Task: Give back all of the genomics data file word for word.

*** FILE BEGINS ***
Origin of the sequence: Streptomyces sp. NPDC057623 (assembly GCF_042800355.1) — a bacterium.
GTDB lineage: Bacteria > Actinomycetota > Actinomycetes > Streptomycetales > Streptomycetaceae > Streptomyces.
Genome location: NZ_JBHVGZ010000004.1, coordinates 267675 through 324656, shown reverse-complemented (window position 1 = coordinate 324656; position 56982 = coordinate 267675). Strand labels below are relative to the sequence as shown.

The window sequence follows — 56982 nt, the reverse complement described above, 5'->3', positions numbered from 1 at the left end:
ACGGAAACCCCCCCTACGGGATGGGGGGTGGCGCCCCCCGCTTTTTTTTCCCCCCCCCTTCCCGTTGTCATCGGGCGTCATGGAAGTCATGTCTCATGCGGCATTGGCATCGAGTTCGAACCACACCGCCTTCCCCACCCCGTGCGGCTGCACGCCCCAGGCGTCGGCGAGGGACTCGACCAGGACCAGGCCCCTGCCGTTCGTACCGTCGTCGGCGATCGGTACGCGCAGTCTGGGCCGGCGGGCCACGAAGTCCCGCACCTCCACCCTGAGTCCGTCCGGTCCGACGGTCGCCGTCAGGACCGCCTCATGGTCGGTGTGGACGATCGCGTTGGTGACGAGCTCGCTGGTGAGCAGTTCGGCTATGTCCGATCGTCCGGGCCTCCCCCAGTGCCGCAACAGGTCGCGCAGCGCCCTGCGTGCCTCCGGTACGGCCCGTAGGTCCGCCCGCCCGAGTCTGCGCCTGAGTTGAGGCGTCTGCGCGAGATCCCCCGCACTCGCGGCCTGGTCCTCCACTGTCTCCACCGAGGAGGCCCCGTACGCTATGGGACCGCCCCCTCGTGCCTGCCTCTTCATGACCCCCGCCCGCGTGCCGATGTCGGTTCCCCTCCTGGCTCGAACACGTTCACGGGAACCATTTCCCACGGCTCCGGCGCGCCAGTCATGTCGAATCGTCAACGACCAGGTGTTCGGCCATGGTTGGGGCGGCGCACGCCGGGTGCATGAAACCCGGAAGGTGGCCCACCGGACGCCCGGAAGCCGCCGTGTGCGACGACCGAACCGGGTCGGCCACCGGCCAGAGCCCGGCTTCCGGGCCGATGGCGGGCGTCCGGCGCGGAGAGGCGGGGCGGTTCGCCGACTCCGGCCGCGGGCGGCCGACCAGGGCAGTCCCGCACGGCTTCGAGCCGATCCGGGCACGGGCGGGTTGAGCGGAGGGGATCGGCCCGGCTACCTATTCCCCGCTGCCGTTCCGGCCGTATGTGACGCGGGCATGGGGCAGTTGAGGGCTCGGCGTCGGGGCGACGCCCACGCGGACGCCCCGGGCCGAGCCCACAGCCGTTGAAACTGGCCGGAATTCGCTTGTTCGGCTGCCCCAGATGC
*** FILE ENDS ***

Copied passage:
Origin of the sequence: Streptomyces sp. NPDC057623 (assembly GCF_042800355.1) — a bacterium.
GTDB lineage: Bacteria > Actinomycetota > Actinomycetes > Streptomycetales > Streptomycetaceae > Streptomyces.
Genome location: NZ_JBHVGZ010000004.1, coordinates 267675 through 324656, shown reverse-complemented (window position 1 = coordinate 324656; position 56982 = coordinate 267675). Strand labels below are relative to the sequence as shown.

The window sequence follows — 56982 nt, the reverse complement described above, 5'->3', positions numbered from 1 at the left end:
ACGGAAACCCCCCCTACGGGATGGGGGGTGGCGCCCCCCGCTTTTTTTTCCCCCCCCCTTCCCGTTGTCATCGGGCGTCATGGAAGTCATGTCTCATGCGGCATTGGCATCGAGTTCGAACCACACCGCCTTCCCCACCCCGTGCGGCTGCACGCCCCAGGCGTCGGCGAGGGACTCGACCAGGACCAGGCCCCTGCCGTTCGTACCGTCGTCGGCGATCGGTACGCGCAGTCTGGGCCGGCGGGCCACGAAGTCCCGCACCTCCACCCTGAGTCCGTCCGGTCCGACGGTCGCCGTCAGGACCGCCTCATGGTCGGTGTGGACGATCGCGTTGGTGACGAGCTCGCTGGTGAGCAGTTCGGCTATGTCCGATCGTCCGGGCCTCCCCCAGTGCCGCAACAGGTCGCGCAGCGCCCTGCGTGCCTCCGGTACGGCCCGTAGGTCCGCCCGCCCGAGTCTGCGCCTGAGTTGAGGCGTCTGCGCGAGATCCCCCGCACTCGCGGCCTGGTCCTCCACTGTCTCCACCGAGGAGGCCCCGTACGCTATGGGACCGCCCCCTCGTGCCTGCCTCTTCATGACCCCCGCCCGCGTGCCGATGTCGGTTCCCCTCCTGGCTCGAACACGTTCACGGGAACCATTTCCCACGGCTCCGGCGCGCCAGTCATGTCGAATCGTCAACGACCAGGTGTTCGGCCATGGTTGGGGCGGCGCACGCCGGGTGCATGAAACCCGGAAGGTGGCCCACCGGACGCCCGGAAGCCGCCGTGTGCGACGACCGAACCGGGTCGGCCACCGGCCAGAGCCCGGCTTCCGGGCCGATGGCGGGCGTCCGGCGCGGAGAGGCGGGGCGGTTCGCCGACTCCGGCCGCGGGCGGCCGACCAGGGCAGTCCCGCACGGCTTCGAGCCGATCCGGGCACGGGCGGGTTGAGCGGAGGGGATCGGCCCGGCTACCTATTCCCCGCTGCCGTTCCGGCCGTATGTGACGCGGGCATGGGGCAGTTGAGGGCTCGGCGTCGGGGCGACGCCCACGCGGACGCCCCGGGCCGAGCCCACAGCCGTTGAAACTGGCCGGAATTCGCTTGTTCGGCTGCCCCAGATGC